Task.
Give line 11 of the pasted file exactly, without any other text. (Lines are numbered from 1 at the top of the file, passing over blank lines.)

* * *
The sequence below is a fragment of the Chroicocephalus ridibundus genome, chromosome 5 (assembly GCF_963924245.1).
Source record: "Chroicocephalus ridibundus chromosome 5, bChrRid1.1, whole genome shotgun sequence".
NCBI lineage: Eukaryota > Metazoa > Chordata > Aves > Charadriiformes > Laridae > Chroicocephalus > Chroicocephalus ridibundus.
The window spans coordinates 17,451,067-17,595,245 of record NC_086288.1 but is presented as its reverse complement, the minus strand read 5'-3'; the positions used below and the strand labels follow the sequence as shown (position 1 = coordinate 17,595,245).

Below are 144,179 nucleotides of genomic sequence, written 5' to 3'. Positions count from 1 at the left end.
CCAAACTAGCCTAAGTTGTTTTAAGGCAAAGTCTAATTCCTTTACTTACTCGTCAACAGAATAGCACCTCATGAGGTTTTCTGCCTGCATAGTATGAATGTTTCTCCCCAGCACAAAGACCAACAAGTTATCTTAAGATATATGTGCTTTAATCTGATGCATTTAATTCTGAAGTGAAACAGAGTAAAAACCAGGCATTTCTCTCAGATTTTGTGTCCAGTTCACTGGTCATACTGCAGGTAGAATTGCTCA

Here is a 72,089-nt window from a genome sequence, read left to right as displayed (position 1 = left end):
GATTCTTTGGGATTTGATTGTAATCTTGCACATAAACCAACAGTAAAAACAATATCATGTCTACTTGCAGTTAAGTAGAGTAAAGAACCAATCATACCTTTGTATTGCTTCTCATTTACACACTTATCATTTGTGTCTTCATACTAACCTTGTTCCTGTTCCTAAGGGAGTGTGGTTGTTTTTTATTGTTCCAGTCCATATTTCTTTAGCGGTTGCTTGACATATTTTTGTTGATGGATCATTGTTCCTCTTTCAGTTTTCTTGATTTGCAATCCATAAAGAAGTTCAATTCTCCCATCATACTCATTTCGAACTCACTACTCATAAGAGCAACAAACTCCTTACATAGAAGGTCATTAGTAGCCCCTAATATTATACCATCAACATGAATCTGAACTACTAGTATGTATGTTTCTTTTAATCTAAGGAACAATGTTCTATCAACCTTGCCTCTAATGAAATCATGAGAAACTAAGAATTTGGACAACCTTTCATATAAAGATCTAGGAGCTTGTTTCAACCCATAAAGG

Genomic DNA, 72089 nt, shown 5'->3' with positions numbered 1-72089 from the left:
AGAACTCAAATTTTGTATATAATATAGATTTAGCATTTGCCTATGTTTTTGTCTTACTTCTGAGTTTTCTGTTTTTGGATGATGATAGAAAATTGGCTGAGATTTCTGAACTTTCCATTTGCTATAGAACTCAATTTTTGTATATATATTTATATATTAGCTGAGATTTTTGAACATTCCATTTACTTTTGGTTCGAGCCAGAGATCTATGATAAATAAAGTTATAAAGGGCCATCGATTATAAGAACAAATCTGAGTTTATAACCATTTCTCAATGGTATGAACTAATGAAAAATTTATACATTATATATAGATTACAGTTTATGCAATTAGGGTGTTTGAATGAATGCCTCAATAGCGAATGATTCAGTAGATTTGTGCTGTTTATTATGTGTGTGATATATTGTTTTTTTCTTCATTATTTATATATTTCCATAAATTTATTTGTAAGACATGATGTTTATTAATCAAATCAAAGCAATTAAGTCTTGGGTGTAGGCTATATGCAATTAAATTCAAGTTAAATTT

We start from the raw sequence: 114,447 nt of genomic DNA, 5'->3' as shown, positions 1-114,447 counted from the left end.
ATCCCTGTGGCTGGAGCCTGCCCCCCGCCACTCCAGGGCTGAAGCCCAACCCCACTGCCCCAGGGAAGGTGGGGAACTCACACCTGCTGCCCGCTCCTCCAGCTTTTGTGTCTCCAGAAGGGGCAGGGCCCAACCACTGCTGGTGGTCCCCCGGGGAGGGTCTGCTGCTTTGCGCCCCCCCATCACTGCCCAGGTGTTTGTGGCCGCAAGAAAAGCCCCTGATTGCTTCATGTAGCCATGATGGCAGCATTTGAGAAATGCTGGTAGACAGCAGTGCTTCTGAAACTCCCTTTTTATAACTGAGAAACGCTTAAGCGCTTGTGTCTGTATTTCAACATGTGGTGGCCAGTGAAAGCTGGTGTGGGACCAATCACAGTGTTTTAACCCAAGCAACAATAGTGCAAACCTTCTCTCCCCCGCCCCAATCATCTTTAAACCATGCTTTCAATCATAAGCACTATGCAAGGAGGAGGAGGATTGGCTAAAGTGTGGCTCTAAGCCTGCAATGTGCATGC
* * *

We start from the raw sequence: 114,447 nt of genomic DNA, 5'->3' as shown, positions 1-114,447 counted from the left end.